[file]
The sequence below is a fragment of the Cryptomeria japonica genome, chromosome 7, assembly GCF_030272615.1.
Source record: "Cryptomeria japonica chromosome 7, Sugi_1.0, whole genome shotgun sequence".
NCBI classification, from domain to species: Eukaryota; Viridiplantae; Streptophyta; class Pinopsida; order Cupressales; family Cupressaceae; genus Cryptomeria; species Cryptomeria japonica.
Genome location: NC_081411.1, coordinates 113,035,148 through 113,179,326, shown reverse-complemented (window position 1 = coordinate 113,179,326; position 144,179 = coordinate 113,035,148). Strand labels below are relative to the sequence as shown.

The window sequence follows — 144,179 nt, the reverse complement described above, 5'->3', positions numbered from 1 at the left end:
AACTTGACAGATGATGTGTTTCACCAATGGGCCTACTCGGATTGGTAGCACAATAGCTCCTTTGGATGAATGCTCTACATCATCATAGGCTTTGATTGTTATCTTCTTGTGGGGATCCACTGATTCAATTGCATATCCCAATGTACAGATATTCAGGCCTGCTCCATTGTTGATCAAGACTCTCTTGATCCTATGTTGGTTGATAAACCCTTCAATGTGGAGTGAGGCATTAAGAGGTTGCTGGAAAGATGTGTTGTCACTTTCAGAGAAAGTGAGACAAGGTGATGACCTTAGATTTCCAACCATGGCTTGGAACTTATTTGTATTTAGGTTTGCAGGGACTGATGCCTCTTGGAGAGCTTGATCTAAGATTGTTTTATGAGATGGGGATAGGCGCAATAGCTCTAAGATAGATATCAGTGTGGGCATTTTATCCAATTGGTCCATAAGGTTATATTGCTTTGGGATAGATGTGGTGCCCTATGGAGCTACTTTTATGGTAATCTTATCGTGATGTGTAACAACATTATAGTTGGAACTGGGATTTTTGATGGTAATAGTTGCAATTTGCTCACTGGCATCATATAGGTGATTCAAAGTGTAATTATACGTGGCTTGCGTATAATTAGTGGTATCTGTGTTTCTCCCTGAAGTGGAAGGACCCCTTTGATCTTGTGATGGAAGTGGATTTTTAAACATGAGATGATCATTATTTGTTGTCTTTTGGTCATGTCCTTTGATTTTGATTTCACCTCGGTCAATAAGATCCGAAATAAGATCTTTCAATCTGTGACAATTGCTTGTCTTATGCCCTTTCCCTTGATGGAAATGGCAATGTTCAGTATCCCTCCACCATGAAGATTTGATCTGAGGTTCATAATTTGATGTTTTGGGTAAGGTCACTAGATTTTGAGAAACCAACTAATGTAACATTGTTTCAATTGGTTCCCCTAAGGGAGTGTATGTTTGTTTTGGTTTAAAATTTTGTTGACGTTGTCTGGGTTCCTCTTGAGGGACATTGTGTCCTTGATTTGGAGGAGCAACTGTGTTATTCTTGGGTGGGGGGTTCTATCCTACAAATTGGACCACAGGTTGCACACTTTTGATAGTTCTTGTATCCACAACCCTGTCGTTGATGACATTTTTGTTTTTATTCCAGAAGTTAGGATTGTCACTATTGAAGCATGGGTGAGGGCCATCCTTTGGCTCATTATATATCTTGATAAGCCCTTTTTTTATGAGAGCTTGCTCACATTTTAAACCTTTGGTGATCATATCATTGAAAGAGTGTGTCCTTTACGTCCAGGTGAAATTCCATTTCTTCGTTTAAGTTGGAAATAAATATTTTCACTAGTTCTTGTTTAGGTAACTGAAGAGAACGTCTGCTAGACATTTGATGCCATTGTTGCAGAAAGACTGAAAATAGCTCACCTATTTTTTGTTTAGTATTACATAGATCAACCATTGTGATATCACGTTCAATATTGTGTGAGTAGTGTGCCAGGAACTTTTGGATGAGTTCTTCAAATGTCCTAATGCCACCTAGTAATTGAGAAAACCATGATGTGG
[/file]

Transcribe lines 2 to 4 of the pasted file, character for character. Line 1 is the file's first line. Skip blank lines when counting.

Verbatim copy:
Source record: "Cryptomeria japonica chromosome 7, Sugi_1.0, whole genome shotgun sequence".
NCBI classification, from domain to species: Eukaryota; Viridiplantae; Streptophyta; class Pinopsida; order Cupressales; family Cupressaceae; genus Cryptomeria; species Cryptomeria japonica.
Genome location: NC_081411.1, coordinates 113,035,148 through 113,179,326, shown reverse-complemented (window position 1 = coordinate 113,179,326; position 144,179 = coordinate 113,035,148). Strand labels below are relative to the sequence as shown.